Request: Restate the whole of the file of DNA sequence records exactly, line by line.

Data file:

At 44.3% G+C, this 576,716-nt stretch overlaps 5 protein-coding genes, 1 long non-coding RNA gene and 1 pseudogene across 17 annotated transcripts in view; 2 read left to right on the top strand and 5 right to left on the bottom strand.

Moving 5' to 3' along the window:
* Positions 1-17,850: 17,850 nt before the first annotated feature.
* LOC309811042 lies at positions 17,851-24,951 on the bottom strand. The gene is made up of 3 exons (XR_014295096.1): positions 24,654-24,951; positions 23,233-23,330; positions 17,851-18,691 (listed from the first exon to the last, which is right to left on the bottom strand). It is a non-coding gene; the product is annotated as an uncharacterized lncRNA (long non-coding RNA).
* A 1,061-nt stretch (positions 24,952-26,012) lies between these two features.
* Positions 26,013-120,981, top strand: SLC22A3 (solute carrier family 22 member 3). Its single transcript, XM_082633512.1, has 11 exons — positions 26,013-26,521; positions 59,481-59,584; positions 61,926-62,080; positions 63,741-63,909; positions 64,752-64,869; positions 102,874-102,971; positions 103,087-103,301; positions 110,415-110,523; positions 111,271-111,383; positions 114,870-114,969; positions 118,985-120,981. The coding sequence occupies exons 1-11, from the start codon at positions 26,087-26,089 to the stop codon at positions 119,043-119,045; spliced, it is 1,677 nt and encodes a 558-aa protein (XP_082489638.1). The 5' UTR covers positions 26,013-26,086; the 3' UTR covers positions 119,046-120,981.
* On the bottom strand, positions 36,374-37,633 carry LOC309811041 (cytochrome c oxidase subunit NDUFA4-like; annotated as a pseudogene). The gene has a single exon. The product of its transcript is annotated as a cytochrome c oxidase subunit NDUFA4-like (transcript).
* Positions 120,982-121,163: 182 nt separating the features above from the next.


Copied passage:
At 44.3% G+C, this 576,716-nt stretch overlaps 5 protein-coding genes, 1 long non-coding RNA gene and 1 pseudogene across 17 annotated transcripts in view; 2 read left to right on the top strand and 5 right to left on the bottom strand.

Moving 5' to 3' along the window:
* Positions 1-17,850: 17,850 nt before the first annotated feature.
* LOC309811042 lies at positions 17,851-24,951 on the bottom strand. The gene is made up of 3 exons (XR_014295096.1): positions 24,654-24,951; positions 23,233-23,330; positions 17,851-18,691 (listed from the first exon to the last, which is right to left on the bottom strand). It is a non-coding gene; the product is annotated as an uncharacterized lncRNA (long non-coding RNA).
* A 1,061-nt stretch (positions 24,952-26,012) lies between these two features.
* Positions 26,013-120,981, top strand: SLC22A3 (solute carrier family 22 member 3). Its single transcript, XM_082633512.1, has 11 exons — positions 26,013-26,521; positions 59,481-59,584; positions 61,926-62,080; positions 63,741-63,909; positions 64,752-64,869; positions 102,874-102,971; positions 103,087-103,301; positions 110,415-110,523; positions 111,271-111,383; positions 114,870-114,969; positions 118,985-120,981. The coding sequence occupies exons 1-11, from the start codon at positions 26,087-26,089 to the stop codon at positions 119,043-119,045; spliced, it is 1,677 nt and encodes a 558-aa protein (XP_082489638.1). The 5' UTR covers positions 26,013-26,086; the 3' UTR covers positions 119,046-120,981.
* On the bottom strand, positions 36,374-37,633 carry LOC309811041 (cytochrome c oxidase subunit NDUFA4-like; annotated as a pseudogene). The gene has a single exon. The product of its transcript is annotated as a cytochrome c oxidase subunit NDUFA4-like (transcript).
* Positions 120,982-121,163: 182 nt separating the features above from the next.